Florida committee provides model
A hospice ethics committee can often provide additional emotional support to patients and family members during a time when making decisions is extremely difficult. For instance, one of the more difficult ethical cases handled by Hospice and HomeCare by the Sea of Boca Raton, FL, involved a patient for whom the legal issue was in less dispute than the emotional issue. Yet, if the hospice’s ethics committee hadn’t met with the patient’s family, the situation might not have been resolved well.
The case presented to the hospice’s ethics committee involved a man with cancer of the stomach who had attempted suicide and ended up in an acute care hospital, explains Joyce A. Richard, RN, co-chairwoman of the hospice’s ethics committee. The man was put on a ventilator and sent to a nursing facility. The issue presented to the ethics committee was that the patient wanted to eat, and his physician had ordered a test to see if he could swallow without choking, Richard says.
Just don’t feed him — let him die’
However, the patient’s wife disagreed with the physician’s order, saying that the patient, who now had a brain injury, had an advance directive stating that he should not be fed, Richard adds.
The patient, despite limited his cognitive skills, was able to walk and talk, says Paul Pfadenhauer, MDiv/MPS, team chaplain and ethics committee co-chairman. "The wife kept saying, This man was once a Shakespearean actor and was so vital, and just don’t feed him — let him die,’" Pfadenhauer recalls.
The physician and hospice were on firm legal ground in permitting the man to be tested for his ability to eat solid foods, but the ethics committee saw in this case an opportunity to help ease the pain endured by the man’s wife, who was having difficulty adjusting to the changes in her husband’s condition.
"We said, Your husband’s world has shrunk, but within the smallness he now lives in he can still find things he enjoys, and if eating is one of them, let him do it,’" Richard says. "Paul told her, He may not be the man you remembered, but he is a human being, and he has a right to eat,’" Richard says. "The committee achieved so much because the wife relaxed her anticipatory grief." The wife arrived at the committee meeting with a hostile attitude, but she left with a friendly attitude, Richard says.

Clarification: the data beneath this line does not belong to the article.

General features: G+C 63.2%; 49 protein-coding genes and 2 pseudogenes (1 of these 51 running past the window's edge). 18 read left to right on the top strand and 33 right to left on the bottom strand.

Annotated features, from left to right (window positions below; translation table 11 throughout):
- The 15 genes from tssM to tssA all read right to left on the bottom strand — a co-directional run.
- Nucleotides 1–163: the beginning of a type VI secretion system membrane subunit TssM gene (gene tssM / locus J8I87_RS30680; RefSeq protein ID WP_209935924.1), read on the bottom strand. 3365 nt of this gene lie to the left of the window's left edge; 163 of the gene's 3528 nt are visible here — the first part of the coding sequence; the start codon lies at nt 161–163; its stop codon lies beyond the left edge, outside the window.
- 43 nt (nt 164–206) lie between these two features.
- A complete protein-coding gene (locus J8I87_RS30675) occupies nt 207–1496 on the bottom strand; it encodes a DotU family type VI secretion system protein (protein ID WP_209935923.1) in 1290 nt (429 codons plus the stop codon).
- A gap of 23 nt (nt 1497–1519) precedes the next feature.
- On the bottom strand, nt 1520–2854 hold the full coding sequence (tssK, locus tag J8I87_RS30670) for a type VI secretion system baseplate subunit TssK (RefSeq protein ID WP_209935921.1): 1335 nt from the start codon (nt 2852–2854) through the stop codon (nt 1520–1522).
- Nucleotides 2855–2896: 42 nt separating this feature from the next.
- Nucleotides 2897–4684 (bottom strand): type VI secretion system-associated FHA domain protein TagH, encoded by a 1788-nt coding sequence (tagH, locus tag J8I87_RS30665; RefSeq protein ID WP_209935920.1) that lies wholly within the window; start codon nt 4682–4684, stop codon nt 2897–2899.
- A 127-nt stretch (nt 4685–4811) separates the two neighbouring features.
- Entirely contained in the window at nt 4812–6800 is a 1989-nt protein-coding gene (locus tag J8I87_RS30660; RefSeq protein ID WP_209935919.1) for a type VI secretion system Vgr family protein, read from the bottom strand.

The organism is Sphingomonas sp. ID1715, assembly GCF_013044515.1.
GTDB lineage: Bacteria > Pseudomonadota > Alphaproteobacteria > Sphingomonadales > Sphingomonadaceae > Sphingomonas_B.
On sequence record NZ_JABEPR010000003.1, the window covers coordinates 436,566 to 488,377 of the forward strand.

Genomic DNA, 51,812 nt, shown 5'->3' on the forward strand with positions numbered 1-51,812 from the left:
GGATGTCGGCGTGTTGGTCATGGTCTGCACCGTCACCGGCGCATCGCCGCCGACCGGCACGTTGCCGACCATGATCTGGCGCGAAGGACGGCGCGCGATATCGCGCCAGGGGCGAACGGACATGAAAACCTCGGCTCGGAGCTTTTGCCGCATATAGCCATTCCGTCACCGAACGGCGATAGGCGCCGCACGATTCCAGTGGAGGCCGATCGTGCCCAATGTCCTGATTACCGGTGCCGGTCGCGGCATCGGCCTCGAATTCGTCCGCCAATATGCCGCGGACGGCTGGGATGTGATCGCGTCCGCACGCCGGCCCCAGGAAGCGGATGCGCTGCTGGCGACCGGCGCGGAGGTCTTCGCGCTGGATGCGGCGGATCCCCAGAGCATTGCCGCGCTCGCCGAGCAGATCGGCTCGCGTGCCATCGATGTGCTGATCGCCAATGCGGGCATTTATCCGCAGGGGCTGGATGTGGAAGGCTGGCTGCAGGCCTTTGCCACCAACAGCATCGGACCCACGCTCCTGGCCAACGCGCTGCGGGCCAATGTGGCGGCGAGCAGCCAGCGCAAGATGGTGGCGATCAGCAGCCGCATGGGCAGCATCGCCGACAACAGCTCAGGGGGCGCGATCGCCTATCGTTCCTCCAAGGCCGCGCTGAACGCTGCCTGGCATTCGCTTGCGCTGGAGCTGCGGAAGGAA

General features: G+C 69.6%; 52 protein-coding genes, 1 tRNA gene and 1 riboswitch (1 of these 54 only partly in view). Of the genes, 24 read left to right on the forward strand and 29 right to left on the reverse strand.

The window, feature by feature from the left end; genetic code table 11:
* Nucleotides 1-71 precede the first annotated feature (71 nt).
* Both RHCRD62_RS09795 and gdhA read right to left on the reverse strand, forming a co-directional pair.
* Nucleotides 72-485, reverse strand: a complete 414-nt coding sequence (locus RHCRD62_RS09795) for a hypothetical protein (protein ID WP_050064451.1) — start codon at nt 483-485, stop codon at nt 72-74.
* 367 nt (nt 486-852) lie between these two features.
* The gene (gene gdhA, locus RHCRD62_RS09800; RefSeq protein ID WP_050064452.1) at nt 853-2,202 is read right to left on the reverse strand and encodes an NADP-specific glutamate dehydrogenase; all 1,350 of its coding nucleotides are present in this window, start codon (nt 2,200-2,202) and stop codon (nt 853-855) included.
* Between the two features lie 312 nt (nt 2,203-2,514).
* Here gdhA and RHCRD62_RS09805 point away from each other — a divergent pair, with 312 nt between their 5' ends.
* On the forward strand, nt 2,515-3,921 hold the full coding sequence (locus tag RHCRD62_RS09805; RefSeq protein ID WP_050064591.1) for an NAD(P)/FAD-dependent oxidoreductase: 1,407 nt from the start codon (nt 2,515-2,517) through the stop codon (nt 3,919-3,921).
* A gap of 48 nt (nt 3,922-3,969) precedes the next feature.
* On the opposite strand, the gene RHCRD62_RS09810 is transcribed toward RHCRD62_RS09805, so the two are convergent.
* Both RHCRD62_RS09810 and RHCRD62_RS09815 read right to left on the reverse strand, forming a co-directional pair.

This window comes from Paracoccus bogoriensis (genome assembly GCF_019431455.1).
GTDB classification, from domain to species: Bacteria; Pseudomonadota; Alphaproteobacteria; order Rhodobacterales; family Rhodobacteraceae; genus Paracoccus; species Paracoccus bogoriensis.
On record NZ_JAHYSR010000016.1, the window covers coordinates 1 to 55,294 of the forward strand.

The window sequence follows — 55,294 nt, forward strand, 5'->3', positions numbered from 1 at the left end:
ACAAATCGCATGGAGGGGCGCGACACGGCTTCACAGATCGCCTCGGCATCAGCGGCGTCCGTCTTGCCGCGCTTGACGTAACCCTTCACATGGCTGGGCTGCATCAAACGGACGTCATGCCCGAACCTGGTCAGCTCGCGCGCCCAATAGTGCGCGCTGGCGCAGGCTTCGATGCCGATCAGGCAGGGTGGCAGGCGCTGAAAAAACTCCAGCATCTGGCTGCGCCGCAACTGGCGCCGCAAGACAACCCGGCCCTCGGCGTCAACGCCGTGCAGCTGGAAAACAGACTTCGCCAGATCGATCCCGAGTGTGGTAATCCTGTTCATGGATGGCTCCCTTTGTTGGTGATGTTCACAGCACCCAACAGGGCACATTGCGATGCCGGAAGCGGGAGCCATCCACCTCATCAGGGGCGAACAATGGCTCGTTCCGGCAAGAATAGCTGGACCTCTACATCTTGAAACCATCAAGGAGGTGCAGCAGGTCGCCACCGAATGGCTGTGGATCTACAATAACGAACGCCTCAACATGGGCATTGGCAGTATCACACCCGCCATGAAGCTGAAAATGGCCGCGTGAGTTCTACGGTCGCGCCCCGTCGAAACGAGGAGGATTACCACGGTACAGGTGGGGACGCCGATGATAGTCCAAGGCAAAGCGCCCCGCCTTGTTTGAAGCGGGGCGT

"We thought it was one of the most beneficial outcomes because the wife was content now with the new world her husband was in and accepted him for what he was at the present," Pfadenhauer says.
In other cases, the ethics committee is asked to clarify the issues at stake when there are disputes between family members and clinicians about a patient’s treatment. For instance, one of the biggest issues the committee faces involves nutrition and hydration, Richard says.
Advance directive not reviewed till too late
In one such case, an Alzheimer’s patient was provided nutrition and hydration through tubes. The patient had been taken to the emergency room after a fall, and the attending clinician asked a family member for permission to insert a feeding tube into the patient. The family member gave permission, Richard recalls. Some time later, the family reviewed the patient’s documents and found an advance directive in which the patient had said she would never want to be fed that way, and the family requested that the tubes be removed, Richard says. "The attending physician was not comfortable with discontinuing, so we were called in to do a case review," Richard says.
The family was adamant that the patient’s wishes be honored, but the physician was against removing the tube, so the family changed physicians and asked that the patient be transferred to the hospice’s care center and have the tube removed, Richard says. The ethics committee discussed the various options, including providing support for having the tube removed, which would provide the benefit of respecting the patient’s autonomy but could create burdens in the form of side effects, such as pneumonia and skin breakdown, Richard explains.